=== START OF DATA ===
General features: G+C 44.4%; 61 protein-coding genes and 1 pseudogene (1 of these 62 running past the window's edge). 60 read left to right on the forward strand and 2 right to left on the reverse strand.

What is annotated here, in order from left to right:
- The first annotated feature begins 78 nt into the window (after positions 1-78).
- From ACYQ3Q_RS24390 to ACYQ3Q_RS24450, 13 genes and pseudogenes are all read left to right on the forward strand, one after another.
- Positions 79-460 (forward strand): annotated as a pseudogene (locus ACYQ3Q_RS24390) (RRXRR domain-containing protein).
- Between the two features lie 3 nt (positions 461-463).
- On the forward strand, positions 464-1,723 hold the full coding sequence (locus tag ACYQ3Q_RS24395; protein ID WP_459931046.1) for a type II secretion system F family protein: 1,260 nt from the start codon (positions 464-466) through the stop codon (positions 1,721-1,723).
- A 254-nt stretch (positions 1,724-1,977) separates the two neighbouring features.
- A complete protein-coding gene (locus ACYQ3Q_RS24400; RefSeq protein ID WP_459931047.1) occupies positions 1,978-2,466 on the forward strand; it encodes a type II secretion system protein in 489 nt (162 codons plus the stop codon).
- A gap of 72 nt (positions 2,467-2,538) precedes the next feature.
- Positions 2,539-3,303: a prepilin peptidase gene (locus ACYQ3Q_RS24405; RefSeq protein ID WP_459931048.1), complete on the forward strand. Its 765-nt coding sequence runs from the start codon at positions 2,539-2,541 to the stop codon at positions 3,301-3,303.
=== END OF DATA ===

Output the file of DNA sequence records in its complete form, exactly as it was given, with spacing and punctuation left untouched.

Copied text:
General features: G+C 44.4%; 61 protein-coding genes and 1 pseudogene (1 of these 62 running past the window's edge). 60 read left to right on the forward strand and 2 right to left on the reverse strand.

What is annotated here, in order from left to right:
- The first annotated feature begins 78 nt into the window (after positions 1-78).
- From ACYQ3Q_RS24390 to ACYQ3Q_RS24450, 13 genes and pseudogenes are all read left to right on the forward strand, one after another.
- Positions 79-460 (forward strand): annotated as a pseudogene (locus ACYQ3Q_RS24390) (RRXRR domain-containing protein).
- Between the two features lie 3 nt (positions 461-463).
- On the forward strand, positions 464-1,723 hold the full coding sequence (locus tag ACYQ3Q_RS24395; protein ID WP_459931046.1) for a type II secretion system F family protein: 1,260 nt from the start codon (positions 464-466) through the stop codon (positions 1,721-1,723).
- A 254-nt stretch (positions 1,724-1,977) separates the two neighbouring features.
- A complete protein-coding gene (locus ACYQ3Q_RS24400; RefSeq protein ID WP_459931047.1) occupies positions 1,978-2,466 on the forward strand; it encodes a type II secretion system protein in 489 nt (162 codons plus the stop codon).
- A gap of 72 nt (positions 2,467-2,538) precedes the next feature.
- Positions 2,539-3,303: a prepilin peptidase gene (locus ACYQ3Q_RS24405; RefSeq protein ID WP_459931048.1), complete on the forward strand. Its 765-nt coding sequence runs from the start codon at positions 2,539-2,541 to the stop codon at positions 3,301-3,303.